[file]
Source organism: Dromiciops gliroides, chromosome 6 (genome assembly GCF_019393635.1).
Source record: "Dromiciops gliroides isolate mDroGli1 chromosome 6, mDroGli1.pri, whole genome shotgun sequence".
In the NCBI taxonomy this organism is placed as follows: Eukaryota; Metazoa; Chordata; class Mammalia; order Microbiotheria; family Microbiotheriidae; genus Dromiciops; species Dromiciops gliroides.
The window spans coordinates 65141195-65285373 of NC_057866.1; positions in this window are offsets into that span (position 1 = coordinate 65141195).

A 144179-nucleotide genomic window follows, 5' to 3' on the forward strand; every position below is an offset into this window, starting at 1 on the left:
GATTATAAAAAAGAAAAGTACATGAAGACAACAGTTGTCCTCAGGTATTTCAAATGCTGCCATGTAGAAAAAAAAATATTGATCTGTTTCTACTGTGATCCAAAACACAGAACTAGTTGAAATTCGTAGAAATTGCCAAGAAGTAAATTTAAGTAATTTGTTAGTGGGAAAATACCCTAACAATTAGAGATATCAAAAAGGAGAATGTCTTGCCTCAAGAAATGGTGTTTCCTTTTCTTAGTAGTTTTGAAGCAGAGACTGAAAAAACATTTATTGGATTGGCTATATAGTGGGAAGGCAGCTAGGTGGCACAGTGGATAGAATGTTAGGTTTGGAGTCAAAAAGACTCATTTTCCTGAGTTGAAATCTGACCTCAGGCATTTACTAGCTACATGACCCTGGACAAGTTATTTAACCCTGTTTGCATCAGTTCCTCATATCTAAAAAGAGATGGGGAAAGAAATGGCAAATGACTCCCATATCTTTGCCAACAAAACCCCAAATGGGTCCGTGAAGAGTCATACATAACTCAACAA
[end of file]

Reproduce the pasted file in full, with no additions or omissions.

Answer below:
Source organism: Dromiciops gliroides, chromosome 6 (genome assembly GCF_019393635.1).
Source record: "Dromiciops gliroides isolate mDroGli1 chromosome 6, mDroGli1.pri, whole genome shotgun sequence".
In the NCBI taxonomy this organism is placed as follows: Eukaryota; Metazoa; Chordata; class Mammalia; order Microbiotheria; family Microbiotheriidae; genus Dromiciops; species Dromiciops gliroides.
The window spans coordinates 65141195-65285373 of NC_057866.1; positions in this window are offsets into that span (position 1 = coordinate 65141195).

A 144179-nucleotide genomic window follows, 5' to 3' on the forward strand; every position below is an offset into this window, starting at 1 on the left:
GATTATAAAAAAGAAAAGTACATGAAGACAACAGTTGTCCTCAGGTATTTCAAATGCTGCCATGTAGAAAAAAAAATATTGATCTGTTTCTACTGTGATCCAAAACACAGAACTAGTTGAAATTCGTAGAAATTGCCAAGAAGTAAATTTAAGTAATTTGTTAGTGGGAAAATACCCTAACAATTAGAGATATCAAAAAGGAGAATGTCTTGCCTCAAGAAATGGTGTTTCCTTTTCTTAGTAGTTTTGAAGCAGAGACTGAAAAAACATTTATTGGATTGGCTATATAGTGGGAAGGCAGCTAGGTGGCACAGTGGATAGAATGTTAGGTTTGGAGTCAAAAAGACTCATTTTCCTGAGTTGAAATCTGACCTCAGGCATTTACTAGCTACATGACCCTGGACAAGTTATTTAACCCTGTTTGCATCAGTTCCTCATATCTAAAAAGAGATGGGGAAAGAAATGGCAAATGACTCCCATATCTTTGCCAACAAAACCCCAAATGGGTCCGTGAAGAGTCATACATAACTCAACAA